Concluding our coverage of eM+C's All About eMail Virtual Conference & Expo, this week in the final part of this three-part series focusing on a session titled "Making Sense of E-mail Metrics," we recap the presentation of Jeff Mills, vice president of products at eROI, an interactive and e-mail marketing agency.
(To register for on-demand access to the conference, which is available until May 17, click here. For part one of this series, which looks at the presentation given by Al DiGuido, CEO of Zeta Interactive, an interactive marketing agency, click here. And for part two, which reviews the presentation of Time's Marketing Operations Director Ernie Vickroy, click here.)
Mills began his presentation by citing the four most commonly overlooked, yet valuable, metrics that e-mail marketers bypass when evaluating the effectiveness of their campaigns. He followed his list with some case studies to show how valuable these metrics can be.
1. Personalization of “from” lines versus a standard company “from” line.
2. Creating the whole experience, beginning to end, from the customer touchpoints ― delivery through conversion.
3. Clicks as a percentage of opens. What's the ratio between the two, and what does that mean?
4. List composition. Who's on your list? What domains do they come from, and what ISPs do they use? What effect does this have on deliverability from a rendering perspective?
To prove the value of metric 1, Mills provided the results of a recent single-variant A/B split test he conducted, with that single variant being the name in the "from" line. The same e-mail was sent to two groups; one received it with a personalized "from" line, the other a "from" line containing the company's name.
The results: an 11 percent increase in the campaign's open rates when the "from" line was personalized.
“'From' lines and subject lines have a great impact in getting a campaign opened,” Mills said. “They help build trust with the recipient.” In fact, he added that in this example, testing "from" lines proved to be much more powerful than testing subject lines based on user behavior and default e-mail client settings.
Smithsonian case study
To illustrate the importance of metric 2, Mills detailed a recent test with Smithsonian magazine. Looking to increase subscriptions, Smithsonian frequently e-mailed consumers and was satisfied with its e-mail's performance. In fact, its conversion rate had never been beaten by a test creative. The control e-mail served an older audience and was very conservative in its design ― Web text throughout, simple creative, etc.
An A/B split test was conducted. One group received the control e-mail and landing page; the other group received the redesigned e-mail and landing page ― which had a darker background, multiple calls to action, and an experience focused on the Smithsonian brand both in the consumers' inboxes and Web browsers.
The results: The redesigned e-mail and landing page garnered 11 percent higher open rates and a 40.5 percent higher conversion rate.
“A more branded experience from beginning to end, including the landing page, had a great impact on gaining more subscriptions,” Mills noted.
More than just open rates
With the emergence of image blocking and consumers receiving e-mails via mobile phone, Mills feels open rates are no longer “a true indication of how well an e-mail performs in terms of reach."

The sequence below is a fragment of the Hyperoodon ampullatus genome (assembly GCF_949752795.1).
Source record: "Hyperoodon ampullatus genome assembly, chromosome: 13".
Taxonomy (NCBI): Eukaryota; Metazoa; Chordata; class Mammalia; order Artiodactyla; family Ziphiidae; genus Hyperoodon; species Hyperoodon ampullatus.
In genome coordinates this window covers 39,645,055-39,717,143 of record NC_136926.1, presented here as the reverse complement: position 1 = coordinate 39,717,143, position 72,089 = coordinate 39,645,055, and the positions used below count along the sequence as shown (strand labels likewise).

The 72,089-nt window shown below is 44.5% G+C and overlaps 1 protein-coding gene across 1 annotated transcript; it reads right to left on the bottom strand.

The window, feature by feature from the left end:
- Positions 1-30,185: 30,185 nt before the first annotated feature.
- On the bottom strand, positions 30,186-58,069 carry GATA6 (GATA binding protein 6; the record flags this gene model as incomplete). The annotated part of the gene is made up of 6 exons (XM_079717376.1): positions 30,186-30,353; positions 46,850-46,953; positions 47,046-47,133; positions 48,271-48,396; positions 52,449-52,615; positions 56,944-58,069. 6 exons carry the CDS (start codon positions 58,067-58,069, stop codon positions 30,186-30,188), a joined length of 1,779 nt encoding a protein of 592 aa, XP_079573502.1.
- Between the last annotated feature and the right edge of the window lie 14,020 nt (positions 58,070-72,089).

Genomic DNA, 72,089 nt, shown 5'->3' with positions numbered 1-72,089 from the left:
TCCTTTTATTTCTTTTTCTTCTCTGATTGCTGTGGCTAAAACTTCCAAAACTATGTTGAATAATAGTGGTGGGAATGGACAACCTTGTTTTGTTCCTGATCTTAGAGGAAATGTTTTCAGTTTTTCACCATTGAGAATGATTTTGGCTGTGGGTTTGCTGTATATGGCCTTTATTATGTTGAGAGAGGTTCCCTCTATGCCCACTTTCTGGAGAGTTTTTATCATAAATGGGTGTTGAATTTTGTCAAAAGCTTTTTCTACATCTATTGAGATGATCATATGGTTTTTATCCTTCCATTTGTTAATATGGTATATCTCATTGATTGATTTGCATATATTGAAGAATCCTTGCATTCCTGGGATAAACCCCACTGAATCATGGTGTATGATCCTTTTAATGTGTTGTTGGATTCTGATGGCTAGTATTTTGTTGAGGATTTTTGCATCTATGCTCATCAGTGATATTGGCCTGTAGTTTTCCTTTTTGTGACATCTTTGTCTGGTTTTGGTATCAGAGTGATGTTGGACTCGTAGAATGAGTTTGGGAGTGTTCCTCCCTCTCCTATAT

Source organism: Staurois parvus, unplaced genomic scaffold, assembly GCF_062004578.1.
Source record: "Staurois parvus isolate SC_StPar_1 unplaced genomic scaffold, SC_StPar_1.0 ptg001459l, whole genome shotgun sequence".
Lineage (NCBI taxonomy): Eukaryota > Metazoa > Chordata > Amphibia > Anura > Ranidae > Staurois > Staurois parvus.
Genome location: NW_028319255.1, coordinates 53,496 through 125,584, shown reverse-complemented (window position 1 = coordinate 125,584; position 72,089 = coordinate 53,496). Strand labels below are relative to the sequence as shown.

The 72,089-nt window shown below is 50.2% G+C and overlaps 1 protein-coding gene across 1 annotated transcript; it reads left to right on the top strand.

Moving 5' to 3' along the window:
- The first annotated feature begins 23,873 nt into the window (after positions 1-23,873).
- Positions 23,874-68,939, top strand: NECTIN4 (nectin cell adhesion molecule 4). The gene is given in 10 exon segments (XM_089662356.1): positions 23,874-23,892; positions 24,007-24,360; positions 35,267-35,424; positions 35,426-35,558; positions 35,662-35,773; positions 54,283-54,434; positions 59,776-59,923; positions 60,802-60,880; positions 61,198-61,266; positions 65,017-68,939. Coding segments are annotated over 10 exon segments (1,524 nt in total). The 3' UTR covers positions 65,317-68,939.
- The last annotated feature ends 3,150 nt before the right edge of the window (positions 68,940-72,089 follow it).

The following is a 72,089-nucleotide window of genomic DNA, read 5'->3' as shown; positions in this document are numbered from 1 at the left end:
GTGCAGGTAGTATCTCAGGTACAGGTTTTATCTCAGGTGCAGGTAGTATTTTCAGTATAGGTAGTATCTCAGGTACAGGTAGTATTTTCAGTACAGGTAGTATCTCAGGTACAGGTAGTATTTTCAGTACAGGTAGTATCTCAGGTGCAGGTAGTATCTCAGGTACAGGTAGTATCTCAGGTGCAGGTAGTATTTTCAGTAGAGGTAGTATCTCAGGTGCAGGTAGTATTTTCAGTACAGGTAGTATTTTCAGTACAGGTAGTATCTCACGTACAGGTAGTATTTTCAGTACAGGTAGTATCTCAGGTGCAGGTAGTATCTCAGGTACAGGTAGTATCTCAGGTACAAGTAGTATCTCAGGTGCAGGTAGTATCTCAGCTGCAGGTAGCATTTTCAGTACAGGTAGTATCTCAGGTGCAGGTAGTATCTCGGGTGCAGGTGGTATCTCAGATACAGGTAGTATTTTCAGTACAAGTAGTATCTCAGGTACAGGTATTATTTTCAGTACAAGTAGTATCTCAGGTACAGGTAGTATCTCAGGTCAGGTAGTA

To combat this, Mills recommended looking at the quality of your e-mail's design. What terms are you using? How are your calls to action positioned? Test what your e-mail looks like with images on versus images off.
To get a more realistic view of your true open rate, track the percentage of contacts who block images, Mills said. To do this, determine what percentage of people have clicked but aren't registering as opens; this gives you a better idea of what percentage of your list blocks images.
Examining list composition
Mills listed the following key questions for evaluating your list to improve its deliverability:
- What ISPs do your contacts use most frequently?
- Do you know what e-mail clients to code for? They don't render the same, Mills said, citing where preview panes are located as an example.
- What percentage of your list checks e-mail at work versus home? Yahoo users are more likely to check e-mail after hours than a company domain address.
- Where's your deliverability focused? It should be the larger ISPs that make up your list, Mills said.
Mills’ rule of thumb for B-to-C lists: Code your e-mail for the top 85 percent of your domains.
Top five rankings
Mills closed the session by ranking five elements of e-mail marketing by order of importance:
- Deliverability. “If you don't get into the inbox, the rest doesn't matter,” he said. Metrics to track: bounce rate, inbox versus bulk box delivery.
- "From" line. “Users typically scan by 'from' name as the primary ID of e-mail sender,” Mills noted. Metrics to track: open rate, complaint rate (feedback loops), bounce rate.
- Subject line. This provides the recipient a sense of the e-mail's content. Metrics to track: open, clickthrough and bounce rates.
- Design. “Is your design effectively taking people to the actions you want them to?” Mills asked. Metrics to track: clicks, clicks as a percentage of opens, click distribution.
- Landing page/site experience. The process must be seamless; it must feel right, and you must drop them off in the right place, Mills said. Metrics to track: site visits, visit depth (i.e., the number of page views), conversion rate.